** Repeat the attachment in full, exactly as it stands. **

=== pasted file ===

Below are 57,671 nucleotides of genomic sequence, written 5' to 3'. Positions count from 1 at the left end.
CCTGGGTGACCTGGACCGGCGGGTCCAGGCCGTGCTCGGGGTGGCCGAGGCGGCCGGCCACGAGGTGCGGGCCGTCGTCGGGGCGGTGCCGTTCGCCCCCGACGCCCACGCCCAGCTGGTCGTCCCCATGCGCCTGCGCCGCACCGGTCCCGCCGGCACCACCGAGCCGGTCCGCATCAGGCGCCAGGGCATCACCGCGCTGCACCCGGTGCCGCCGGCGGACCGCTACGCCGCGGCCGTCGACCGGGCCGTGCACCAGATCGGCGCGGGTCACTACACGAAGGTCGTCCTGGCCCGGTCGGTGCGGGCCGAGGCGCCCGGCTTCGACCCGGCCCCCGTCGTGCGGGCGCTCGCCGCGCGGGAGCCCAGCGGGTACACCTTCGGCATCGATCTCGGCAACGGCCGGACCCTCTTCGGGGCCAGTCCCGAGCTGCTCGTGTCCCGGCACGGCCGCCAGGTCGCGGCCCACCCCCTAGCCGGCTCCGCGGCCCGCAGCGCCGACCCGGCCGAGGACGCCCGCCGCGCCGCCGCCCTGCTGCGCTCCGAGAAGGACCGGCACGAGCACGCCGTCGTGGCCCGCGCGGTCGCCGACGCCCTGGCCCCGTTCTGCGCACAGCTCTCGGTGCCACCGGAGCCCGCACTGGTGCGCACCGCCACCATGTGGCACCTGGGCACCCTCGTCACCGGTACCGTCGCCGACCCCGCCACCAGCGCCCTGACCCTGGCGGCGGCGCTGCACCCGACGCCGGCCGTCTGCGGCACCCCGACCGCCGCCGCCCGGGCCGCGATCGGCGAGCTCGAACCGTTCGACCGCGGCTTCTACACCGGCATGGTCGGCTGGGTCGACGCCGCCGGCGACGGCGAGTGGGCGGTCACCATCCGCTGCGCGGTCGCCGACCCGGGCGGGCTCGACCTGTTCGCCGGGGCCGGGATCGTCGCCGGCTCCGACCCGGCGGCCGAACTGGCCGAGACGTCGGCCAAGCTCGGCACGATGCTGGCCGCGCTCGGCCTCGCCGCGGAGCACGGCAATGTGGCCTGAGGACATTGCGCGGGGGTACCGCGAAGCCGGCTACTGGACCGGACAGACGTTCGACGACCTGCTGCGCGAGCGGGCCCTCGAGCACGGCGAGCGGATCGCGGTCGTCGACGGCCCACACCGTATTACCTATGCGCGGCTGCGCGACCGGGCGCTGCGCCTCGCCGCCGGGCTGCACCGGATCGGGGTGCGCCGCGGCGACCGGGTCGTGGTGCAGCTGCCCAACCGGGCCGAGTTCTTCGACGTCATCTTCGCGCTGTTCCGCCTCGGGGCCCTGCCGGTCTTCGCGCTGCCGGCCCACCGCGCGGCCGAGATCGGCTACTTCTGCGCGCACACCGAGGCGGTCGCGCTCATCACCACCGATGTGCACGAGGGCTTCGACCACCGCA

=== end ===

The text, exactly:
Below are 57,671 nucleotides of genomic sequence, written 5' to 3'. Positions count from 1 at the left end.
CCTGGGTGACCTGGACCGGCGGGTCCAGGCCGTGCTCGGGGTGGCCGAGGCGGCCGGCCACGAGGTGCGGGCCGTCGTCGGGGCGGTGCCGTTCGCCCCCGACGCCCACGCCCAGCTGGTCGTCCCCATGCGCCTGCGCCGCACCGGTCCCGCCGGCACCACCGAGCCGGTCCGCATCAGGCGCCAGGGCATCACCGCGCTGCACCCGGTGCCGCCGGCGGACCGCTACGCCGCGGCCGTCGACCGGGCCGTGCACCAGATCGGCGCGGGTCACTACACGAAGGTCGTCCTGGCCCGGTCGGTGCGGGCCGAGGCGCCCGGCTTCGACCCGGCCCCCGTCGTGCGGGCGCTCGCCGCGCGGGAGCCCAGCGGGTACACCTTCGGCATCGATCTCGGCAACGGCCGGACCCTCTTCGGGGCCAGTCCCGAGCTGCTCGTGTCCCGGCACGGCCGCCAGGTCGCGGCCCACCCCCTAGCCGGCTCCGCGGCCCGCAGCGCCGACCCGGCCGAGGACGCCCGCCGCGCCGCCGCCCTGCTGCGCTCCGAGAAGGACCGGCACGAGCACGCCGTCGTGGCCCGCGCGGTCGCCGACGCCCTGGCCCCGTTCTGCGCACAGCTCTCGGTGCCACCGGAGCCCGCACTGGTGCGCACCGCCACCATGTGGCACCTGGGCACCCTCGTCACCGGTACCGTCGCCGACCCCGCCACCAGCGCCCTGACCCTGGCGGCGGCGCTGCACCCGACGCCGGCCGTCTGCGGCACCCCGACCGCCGCCGCCCGGGCCGCGATCGGCGAGCTCGAACCGTTCGACCGCGGCTTCTACACCGGCATGGTCGGCTGGGTCGACGCCGCCGGCGACGGCGAGTGGGCGGTCACCATCCGCTGCGCGGTCGCCGACCCGGGCGGGCTCGACCTGTTCGCCGGGGCCGGGATCGTCGCCGGCTCCGACCCGGCGGCCGAACTGGCCGAGACGTCGGCCAAGCTCGGCACGATGCTGGCCGCGCTCGGCCTCGCCGCGGAGCACGGCAATGTGGCCTGAGGACATTGCGCGGGGGTACCGCGAAGCCGGCTACTGGACCGGACAGACGTTCGACGACCTGCTGCGCGAGCGGGCCCTCGAGCACGGCGAGCGGATCGCGGTCGTCGACGGCCCACACCGTATTACCTATGCGCGGCTGCGCGACCGGGCGCTGCGCCTCGCCGCCGGGCTGCACCGGATCGGGGTGCGCCGCGGCGACCGGGTCGTGGTGCAGCTGCCCAACCGGGCCGAGTTCTTCGACGTCATCTTCGCGCTGTTCCGCCTCGGGGCCCTGCCGGTCTTCGCGCTGCCGGCCCACCGCGCGGCCGAGATCGGCTACTTCTGCGCGCACACCGAGGCGGTCGCGCTCATCACCACCGATGTGCACGAGGGCTTCGACCACCGCA